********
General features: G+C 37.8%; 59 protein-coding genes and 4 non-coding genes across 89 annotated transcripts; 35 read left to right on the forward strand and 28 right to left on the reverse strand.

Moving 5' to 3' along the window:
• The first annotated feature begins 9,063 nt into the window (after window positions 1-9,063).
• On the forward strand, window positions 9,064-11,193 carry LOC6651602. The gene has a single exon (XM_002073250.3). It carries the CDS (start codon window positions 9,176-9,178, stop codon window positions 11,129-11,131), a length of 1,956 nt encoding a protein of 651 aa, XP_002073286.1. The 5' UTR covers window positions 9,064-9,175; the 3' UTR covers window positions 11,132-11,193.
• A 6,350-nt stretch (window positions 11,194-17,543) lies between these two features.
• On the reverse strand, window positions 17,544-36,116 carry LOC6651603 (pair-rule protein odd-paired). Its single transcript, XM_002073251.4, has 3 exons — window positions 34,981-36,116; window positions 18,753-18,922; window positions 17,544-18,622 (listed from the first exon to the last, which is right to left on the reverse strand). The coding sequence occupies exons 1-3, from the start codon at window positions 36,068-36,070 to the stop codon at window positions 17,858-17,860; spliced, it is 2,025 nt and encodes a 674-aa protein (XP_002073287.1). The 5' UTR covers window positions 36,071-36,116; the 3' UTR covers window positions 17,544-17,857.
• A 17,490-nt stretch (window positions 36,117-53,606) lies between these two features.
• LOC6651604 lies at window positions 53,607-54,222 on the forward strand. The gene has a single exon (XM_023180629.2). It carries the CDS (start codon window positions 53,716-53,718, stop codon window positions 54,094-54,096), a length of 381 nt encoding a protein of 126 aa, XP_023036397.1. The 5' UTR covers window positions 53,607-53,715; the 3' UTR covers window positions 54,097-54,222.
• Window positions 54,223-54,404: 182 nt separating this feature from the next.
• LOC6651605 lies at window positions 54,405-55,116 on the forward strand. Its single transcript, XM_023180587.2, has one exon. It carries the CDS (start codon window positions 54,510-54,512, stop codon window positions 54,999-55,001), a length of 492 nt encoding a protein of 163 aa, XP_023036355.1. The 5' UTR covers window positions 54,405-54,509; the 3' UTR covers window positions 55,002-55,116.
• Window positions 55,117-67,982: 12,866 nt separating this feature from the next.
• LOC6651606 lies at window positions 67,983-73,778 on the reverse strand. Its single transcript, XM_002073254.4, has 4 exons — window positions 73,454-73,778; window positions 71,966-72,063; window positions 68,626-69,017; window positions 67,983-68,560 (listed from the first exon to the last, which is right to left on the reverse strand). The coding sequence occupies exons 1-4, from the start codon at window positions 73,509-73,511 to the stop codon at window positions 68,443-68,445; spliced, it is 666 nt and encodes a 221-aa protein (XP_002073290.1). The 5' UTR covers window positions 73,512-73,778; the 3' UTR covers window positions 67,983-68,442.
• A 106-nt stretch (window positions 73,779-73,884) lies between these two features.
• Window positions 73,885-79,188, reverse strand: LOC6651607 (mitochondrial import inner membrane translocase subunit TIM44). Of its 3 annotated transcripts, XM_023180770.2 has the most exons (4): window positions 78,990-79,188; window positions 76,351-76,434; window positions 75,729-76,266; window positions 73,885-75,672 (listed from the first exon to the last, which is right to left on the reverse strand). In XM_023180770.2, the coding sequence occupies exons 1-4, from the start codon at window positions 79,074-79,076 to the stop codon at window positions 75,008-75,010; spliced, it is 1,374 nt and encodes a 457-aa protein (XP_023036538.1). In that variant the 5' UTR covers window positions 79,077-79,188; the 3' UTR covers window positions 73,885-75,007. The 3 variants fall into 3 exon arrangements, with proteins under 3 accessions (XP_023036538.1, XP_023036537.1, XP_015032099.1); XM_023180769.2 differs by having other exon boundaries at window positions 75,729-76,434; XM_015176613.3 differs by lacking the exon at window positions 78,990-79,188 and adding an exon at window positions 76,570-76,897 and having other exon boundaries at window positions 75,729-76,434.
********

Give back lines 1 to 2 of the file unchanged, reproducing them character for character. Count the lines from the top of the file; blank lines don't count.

General features: G+C 37.8%; 59 protein-coding genes and 4 non-coding genes across 89 annotated transcripts; 35 read left to right on the forward strand and 28 right to left on the reverse strand.

Moving 5' to 3' along the window: